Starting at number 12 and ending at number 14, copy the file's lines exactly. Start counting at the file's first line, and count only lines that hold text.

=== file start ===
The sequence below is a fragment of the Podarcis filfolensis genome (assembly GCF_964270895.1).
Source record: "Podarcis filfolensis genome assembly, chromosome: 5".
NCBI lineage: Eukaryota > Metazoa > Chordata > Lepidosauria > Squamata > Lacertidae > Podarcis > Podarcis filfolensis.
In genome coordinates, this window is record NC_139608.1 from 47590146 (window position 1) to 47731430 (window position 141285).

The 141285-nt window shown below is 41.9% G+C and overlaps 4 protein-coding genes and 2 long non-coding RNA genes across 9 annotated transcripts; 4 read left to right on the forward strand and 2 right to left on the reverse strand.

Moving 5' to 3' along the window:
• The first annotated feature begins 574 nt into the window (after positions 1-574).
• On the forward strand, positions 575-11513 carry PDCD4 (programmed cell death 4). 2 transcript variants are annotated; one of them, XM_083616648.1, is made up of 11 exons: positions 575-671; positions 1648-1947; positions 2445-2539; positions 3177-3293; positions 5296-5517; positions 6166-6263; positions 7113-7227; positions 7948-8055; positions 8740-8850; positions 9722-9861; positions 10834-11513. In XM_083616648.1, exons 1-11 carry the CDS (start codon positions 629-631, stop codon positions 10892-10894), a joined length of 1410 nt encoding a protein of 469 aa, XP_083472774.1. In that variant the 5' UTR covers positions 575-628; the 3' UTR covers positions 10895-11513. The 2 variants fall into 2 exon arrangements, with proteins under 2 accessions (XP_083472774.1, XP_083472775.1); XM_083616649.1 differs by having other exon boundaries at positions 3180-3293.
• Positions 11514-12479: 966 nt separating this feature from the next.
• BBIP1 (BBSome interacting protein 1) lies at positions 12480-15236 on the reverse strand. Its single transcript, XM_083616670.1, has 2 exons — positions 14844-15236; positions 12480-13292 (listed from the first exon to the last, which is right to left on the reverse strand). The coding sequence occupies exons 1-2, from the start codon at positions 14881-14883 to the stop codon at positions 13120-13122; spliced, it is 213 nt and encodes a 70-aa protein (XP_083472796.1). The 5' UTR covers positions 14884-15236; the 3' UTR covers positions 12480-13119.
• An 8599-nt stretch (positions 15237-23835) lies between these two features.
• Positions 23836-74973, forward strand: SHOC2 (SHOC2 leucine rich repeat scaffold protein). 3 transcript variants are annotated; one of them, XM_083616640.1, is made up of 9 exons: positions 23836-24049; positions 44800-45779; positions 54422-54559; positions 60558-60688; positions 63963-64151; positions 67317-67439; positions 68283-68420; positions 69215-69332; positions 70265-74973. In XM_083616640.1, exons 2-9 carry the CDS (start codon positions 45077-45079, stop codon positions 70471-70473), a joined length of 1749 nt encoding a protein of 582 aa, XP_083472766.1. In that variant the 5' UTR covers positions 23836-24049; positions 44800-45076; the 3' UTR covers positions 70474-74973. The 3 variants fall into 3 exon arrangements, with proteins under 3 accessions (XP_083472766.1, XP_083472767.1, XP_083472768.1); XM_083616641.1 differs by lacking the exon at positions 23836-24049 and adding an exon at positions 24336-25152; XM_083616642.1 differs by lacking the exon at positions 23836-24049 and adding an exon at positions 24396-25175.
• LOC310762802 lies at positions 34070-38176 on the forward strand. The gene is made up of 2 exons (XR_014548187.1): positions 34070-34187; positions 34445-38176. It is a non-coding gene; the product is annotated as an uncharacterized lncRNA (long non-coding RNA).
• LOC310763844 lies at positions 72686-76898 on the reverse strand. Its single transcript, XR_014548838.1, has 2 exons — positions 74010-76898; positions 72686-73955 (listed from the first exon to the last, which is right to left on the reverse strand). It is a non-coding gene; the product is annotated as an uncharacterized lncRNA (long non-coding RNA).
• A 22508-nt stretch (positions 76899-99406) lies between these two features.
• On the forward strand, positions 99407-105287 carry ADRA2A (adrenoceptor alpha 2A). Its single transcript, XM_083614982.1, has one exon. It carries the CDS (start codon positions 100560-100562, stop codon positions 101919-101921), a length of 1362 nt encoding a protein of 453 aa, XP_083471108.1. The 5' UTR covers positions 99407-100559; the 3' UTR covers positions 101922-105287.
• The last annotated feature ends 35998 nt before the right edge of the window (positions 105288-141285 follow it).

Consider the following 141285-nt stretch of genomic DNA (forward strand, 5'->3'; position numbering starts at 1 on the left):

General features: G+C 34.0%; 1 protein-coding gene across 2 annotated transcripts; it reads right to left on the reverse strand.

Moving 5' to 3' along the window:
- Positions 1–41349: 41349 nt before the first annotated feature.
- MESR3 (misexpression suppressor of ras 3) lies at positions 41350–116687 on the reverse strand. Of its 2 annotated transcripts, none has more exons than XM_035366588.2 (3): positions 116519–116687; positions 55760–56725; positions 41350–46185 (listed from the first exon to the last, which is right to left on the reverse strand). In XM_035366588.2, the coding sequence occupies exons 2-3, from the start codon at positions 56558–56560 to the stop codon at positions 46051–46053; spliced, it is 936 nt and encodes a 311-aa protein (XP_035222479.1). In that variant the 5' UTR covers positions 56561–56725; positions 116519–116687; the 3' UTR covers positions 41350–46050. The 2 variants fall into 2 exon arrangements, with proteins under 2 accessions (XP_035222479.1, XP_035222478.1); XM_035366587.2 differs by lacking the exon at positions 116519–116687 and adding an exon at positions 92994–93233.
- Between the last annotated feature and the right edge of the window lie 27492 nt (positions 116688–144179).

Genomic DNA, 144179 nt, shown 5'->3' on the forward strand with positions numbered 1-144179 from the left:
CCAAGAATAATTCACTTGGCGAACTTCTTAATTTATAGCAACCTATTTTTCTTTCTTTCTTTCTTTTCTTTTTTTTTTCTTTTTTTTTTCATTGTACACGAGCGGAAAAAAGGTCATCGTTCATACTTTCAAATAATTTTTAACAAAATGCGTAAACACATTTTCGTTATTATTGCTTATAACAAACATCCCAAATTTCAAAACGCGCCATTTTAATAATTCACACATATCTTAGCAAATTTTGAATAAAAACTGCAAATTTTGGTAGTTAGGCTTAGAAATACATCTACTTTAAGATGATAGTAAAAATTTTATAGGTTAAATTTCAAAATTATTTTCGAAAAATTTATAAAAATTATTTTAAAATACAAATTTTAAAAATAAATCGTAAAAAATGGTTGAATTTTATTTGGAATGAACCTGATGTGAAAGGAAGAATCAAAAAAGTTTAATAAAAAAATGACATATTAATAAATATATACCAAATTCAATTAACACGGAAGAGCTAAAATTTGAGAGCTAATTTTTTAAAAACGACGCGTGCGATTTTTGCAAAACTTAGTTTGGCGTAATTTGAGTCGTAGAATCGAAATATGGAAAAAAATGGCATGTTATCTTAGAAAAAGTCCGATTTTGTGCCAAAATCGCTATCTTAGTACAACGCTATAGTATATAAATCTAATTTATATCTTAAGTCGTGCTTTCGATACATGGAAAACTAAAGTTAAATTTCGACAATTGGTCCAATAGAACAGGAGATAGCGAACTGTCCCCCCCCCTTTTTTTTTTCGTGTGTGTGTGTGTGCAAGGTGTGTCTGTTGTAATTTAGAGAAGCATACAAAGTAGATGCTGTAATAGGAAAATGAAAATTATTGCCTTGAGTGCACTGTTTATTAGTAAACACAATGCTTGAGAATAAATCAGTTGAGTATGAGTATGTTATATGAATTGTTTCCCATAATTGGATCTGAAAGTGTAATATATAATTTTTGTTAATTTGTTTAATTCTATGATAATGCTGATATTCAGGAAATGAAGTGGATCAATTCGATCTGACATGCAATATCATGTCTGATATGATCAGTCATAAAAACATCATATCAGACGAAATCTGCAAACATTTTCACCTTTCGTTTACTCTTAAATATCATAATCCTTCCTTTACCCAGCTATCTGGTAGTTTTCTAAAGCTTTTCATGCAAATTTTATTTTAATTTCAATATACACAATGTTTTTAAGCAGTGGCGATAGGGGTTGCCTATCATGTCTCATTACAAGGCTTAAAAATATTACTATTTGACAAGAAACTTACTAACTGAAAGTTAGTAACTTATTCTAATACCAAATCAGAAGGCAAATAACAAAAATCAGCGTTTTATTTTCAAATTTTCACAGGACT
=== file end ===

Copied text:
• Positions 23836-74973, forward strand: SHOC2 (SHOC2 leucine rich repeat scaffold protein). 3 transcript variants are annotated; one of them, XM_083616640.1, is made up of 9 exons: positions 23836-24049; positions 44800-45779; positions 54422-54559; positions 60558-60688; positions 63963-64151; positions 67317-67439; positions 68283-68420; positions 69215-69332; positions 70265-74973. In XM_083616640.1, exons 2-9 carry the CDS (start codon positions 45077-45079, stop codon positions 70471-70473), a joined length of 1749 nt encoding a protein of 582 aa, XP_083472766.1. In that variant the 5' UTR covers positions 23836-24049; positions 44800-45076; the 3' UTR covers positions 70474-74973. The 3 variants fall into 3 exon arrangements, with proteins under 3 accessions (XP_083472766.1, XP_083472767.1, XP_083472768.1); XM_083616641.1 differs by lacking the exon at positions 23836-24049 and adding an exon at positions 24336-25152; XM_083616642.1 differs by lacking the exon at positions 23836-24049 and adding an exon at positions 24396-25175.
• LOC310762802 lies at positions 34070-38176 on the forward strand. The gene is made up of 2 exons (XR_014548187.1): positions 34070-34187; positions 34445-38176. It is a non-coding gene; the product is annotated as an uncharacterized lncRNA (long non-coding RNA).
• LOC310763844 lies at positions 72686-76898 on the reverse strand. Its single transcript, XR_014548838.1, has 2 exons — positions 74010-76898; positions 72686-73955 (listed from the first exon to the last, which is right to left on the reverse strand). It is a non-coding gene; the product is annotated as an uncharacterized lncRNA (long non-coding RNA).